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A critical-theoretic study of the South African Truth and Reconciliation Commission : with reference to the work of Jurgen Habermas

Isaac, Eugene Nicholas (2006) A critical-theoretic study of the South African Truth and Reconciliation Commission : with reference to the work of Jurgen Habermas. PhD thesis, University of Leeds.

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Abstract

By using the work of Jurgen Habermas as my central focus the objective of this thesis was to judge whether the ideas that he has formulated in different bodies of work illuminate the problems and prospects for sustained democratic development in a country that has been affected by the impact of a series of cumulative civilizing offensives.I argue that the South African Truth and Reconciliation Commission(TRC) must be judged in relation to the outcomes that its commissioners attempted to promote. Following a reading of the works of Habermas I argue that it possible to specify the outcomes that would make it possible for the leaders of a new state to settle their accounts with the violations of the past by paying the fullest settlement of damages. Through the use of a case study methodology I was able to step outside of the realms of pure theory by establishing how some of Habermass ideas do enable us to acquire an understanding of the outcomes that the TRC was and was not able to influence. I use the ideas of Habermas in a critical way in order to judge the consequences of successive truth-telling hearings and the settings in which they were constituted. My methodology was also theoretic in so far as my goal was to establish whether it was possible to identify a characteristic or trait that differentiates a positive and/or a full settlement of damages from a negative and/or an empty settlement of damages. My analysis has demonstrated that the TRC was not able to establish an authoritative record of the perpetrators who committed violations during the mandate period. Therefore, the judgement that successive truth-telling processes made a decisive contribution to the revision of the country's political culture needs to be revised.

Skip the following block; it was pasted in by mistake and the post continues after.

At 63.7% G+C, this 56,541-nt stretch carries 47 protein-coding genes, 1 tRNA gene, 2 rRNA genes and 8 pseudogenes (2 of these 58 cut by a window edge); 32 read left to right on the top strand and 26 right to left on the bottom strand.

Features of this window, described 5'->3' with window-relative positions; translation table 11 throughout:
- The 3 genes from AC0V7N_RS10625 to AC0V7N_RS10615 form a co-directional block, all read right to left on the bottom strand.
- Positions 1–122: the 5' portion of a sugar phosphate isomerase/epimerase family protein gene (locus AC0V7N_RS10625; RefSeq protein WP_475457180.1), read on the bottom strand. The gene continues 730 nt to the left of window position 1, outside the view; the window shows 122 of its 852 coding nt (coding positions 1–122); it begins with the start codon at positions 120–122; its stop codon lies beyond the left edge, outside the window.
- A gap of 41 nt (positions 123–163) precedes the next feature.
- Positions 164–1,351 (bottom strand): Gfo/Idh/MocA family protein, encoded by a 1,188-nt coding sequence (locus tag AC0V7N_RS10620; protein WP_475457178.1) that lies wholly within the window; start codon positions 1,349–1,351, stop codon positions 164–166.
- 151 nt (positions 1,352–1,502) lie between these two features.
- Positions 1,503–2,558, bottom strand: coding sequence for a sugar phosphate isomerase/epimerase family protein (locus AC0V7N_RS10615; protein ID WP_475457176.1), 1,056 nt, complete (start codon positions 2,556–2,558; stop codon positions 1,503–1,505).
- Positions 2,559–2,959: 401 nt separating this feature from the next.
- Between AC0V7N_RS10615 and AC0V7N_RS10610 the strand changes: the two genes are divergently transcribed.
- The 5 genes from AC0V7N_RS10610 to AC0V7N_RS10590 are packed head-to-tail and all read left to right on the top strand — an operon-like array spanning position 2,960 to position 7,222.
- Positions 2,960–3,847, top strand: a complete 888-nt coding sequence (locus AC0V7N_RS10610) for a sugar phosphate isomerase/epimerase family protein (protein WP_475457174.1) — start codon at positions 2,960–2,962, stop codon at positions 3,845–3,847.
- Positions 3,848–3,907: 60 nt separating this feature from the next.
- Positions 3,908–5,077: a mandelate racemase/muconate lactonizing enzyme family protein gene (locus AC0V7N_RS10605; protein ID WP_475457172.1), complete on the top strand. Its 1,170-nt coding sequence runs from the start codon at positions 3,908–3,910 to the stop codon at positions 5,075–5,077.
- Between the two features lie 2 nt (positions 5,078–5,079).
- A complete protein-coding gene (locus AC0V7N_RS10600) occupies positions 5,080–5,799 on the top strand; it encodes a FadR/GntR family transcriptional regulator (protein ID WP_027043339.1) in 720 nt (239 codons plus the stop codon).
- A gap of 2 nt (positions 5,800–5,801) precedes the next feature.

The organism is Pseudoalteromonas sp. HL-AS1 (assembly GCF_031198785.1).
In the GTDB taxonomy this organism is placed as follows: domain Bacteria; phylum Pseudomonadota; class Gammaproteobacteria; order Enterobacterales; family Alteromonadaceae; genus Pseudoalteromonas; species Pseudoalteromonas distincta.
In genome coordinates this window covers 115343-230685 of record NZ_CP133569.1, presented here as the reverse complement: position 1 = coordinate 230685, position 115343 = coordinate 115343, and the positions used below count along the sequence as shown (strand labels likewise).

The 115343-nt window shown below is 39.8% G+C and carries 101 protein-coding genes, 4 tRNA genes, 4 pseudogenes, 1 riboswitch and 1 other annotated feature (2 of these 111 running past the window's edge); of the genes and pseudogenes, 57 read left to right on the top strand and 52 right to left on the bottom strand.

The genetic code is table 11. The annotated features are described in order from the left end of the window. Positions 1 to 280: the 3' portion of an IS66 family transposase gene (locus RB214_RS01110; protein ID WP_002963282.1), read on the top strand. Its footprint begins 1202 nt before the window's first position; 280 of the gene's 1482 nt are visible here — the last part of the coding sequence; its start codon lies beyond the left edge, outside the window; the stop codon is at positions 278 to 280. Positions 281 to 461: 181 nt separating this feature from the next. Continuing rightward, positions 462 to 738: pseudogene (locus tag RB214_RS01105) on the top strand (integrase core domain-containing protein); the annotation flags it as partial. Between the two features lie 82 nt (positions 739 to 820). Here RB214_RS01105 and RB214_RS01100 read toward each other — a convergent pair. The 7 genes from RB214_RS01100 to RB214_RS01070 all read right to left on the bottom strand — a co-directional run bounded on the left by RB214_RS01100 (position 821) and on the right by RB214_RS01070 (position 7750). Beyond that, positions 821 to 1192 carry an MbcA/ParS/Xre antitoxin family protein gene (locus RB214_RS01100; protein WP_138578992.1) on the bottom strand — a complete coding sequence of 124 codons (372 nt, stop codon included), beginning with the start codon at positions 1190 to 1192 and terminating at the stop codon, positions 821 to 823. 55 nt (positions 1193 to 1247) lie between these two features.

Item Type: Thesis (PhD)
Academic Units: The University of Leeds > Faculty of Education, Social Sciences and Law (Leeds) > School of Sociology and Social Policy (Leeds)
Depositing User: Ethos Import
Date Deposited: 18 Feb 2010 11:59
Last Modified: 07 Mar 2014 10:21
URI: http://etheses.whiterose.ac.uk/id/eprint/589

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